Thornless Hawthorn tree berries

Asked July 28, 2016, 5:52 PM EDT

My 15 year old (about) Thornless Hawthorn has many berries that are covered with a dusty brown fuzz this year. There may have been fruit like this in previous years but I don't remember so many, and the leaves are not as full as previous years. Is there something wrong with the tree? If so how do I treat it?

Hennepin County Minnesota

1 Response

It appears that your Thornless Hawthorn tree may be infected with a Gymnosporangium Rust either Hawthorn or Quince Rust. Since Quince Rust primarily attacks the fruit and tender stem growth as opposed to Hawthorn Rust which produces leaf lesions and rarely produces orange to rust colored spore-filled blisters on the fruit surface, your tree is probably infected with Quince Rust. Fruit infected with Quince rust are covered with protruding aecia of the fungus.

Both cultural and chemical controls are necessary in dealing with this problem. According to the University of Minnesota extension, If applied before infection occurs, protective fungicides can be used to control the disease on Rosaceae plants like the Thornless Hawthorn. Typically, this occurs when flower buds first emerge and continues until spring weather becomes consistently warm and dry. Nearby infected junipers can be monitored and fungicides applied when gelatinous orange spore producing structures appear on galls and branches. Chemical treatments should have listed the following active ingredients include.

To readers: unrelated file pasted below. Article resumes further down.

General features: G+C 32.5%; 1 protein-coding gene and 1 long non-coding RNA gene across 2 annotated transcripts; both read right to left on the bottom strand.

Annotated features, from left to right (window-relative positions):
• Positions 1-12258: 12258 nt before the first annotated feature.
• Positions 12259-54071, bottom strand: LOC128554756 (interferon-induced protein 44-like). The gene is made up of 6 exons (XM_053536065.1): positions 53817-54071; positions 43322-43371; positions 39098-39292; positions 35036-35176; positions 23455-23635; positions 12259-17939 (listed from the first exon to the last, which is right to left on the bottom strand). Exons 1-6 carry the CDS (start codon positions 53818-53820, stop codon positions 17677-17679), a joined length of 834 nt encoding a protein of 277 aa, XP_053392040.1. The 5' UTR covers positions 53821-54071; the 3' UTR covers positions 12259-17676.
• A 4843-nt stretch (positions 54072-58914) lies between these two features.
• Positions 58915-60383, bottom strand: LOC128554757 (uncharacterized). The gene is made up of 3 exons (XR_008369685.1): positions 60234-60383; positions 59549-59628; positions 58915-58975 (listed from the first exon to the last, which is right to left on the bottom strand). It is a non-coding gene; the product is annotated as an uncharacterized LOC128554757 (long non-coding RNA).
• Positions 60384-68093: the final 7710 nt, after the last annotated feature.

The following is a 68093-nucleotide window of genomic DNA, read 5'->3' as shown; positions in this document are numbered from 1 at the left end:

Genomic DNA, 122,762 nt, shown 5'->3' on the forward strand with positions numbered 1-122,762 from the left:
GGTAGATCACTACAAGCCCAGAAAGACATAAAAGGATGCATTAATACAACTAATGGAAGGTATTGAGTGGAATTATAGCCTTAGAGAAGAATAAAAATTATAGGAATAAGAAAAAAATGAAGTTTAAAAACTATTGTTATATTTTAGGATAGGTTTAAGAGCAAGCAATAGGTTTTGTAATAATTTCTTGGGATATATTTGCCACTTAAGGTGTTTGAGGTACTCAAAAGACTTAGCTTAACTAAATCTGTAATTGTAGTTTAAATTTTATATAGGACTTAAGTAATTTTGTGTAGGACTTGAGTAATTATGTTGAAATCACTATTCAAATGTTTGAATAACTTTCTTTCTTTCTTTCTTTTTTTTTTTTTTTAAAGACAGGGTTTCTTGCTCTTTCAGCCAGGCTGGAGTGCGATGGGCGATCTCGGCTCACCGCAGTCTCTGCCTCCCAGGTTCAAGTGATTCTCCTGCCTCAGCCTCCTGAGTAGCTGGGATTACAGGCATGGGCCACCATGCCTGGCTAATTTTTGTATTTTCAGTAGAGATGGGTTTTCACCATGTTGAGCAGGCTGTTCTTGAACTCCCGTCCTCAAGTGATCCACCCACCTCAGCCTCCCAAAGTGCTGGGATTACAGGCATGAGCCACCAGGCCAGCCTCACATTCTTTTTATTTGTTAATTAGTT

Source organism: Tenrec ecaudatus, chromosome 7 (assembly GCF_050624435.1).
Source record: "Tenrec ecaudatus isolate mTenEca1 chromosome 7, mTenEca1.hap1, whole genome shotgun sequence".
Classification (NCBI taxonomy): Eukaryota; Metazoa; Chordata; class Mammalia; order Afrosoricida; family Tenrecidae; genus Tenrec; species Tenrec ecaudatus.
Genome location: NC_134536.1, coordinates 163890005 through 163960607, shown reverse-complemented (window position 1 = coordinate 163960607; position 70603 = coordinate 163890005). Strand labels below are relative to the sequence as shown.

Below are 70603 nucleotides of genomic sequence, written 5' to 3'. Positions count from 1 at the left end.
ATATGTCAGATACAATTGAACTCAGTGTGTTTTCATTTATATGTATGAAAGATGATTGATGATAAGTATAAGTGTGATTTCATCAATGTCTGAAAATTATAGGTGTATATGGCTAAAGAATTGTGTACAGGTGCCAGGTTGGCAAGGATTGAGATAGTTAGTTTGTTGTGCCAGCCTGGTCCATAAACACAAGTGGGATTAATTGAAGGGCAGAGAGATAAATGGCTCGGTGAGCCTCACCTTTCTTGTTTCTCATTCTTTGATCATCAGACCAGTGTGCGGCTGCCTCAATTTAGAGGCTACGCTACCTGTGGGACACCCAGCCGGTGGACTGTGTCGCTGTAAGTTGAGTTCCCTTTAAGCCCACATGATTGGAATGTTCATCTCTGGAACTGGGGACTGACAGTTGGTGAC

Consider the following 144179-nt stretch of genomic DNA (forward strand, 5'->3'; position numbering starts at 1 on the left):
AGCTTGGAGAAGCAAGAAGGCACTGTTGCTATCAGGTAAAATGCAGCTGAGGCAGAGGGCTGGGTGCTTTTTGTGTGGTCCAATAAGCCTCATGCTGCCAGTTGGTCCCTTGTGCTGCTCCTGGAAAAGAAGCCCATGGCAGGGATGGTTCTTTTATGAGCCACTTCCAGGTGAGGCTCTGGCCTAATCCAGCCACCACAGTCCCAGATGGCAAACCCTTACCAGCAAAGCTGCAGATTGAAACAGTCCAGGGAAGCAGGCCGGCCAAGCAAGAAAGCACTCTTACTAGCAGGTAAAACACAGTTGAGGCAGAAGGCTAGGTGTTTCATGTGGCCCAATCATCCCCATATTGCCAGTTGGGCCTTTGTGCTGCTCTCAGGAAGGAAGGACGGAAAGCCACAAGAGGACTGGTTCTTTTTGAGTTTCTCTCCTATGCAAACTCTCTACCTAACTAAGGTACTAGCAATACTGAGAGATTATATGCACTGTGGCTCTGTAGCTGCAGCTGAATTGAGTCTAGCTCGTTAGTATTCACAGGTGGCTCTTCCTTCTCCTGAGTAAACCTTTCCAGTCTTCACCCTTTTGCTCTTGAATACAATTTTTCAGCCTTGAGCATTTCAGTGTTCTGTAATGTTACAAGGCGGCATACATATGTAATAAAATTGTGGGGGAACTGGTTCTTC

• Myclobutanil- most effective!
    • Copper
    • Sulfur
Proper cultural practices are still the cornerstone of any management program to help trees and shrubs deal with stresses imposed by insect and disease attack. The University of Minnesota Extension recommends the following practices:
  • Do not plant eastern red cedar and juniper plants within a few hundred yards of susceptible Rosaceae plants. This will reduce but will not completely eliminate disease problems.
  • Prune and remove brown woody galls found on the eastern red cedar and juniper plants before orange gelatinous spore producing structures form in spring to reduce the level of infection on nearby Rosaceae plants.
  • Prune and remove infected twigs or branches on Rosaceae plants when they occur.
Below are links to the University of Minnesota Extension website that provide more information about these diseases:

http://www.extension.umn.edu/garden/yard-garden/trees-shrubs/cedar-apple-rust-and-gymnosporangium-ru...

http://blog-yard-garden-news.extension.umn.edu/2015/07/cedar-apple-quince-and-hawthorn-rust.html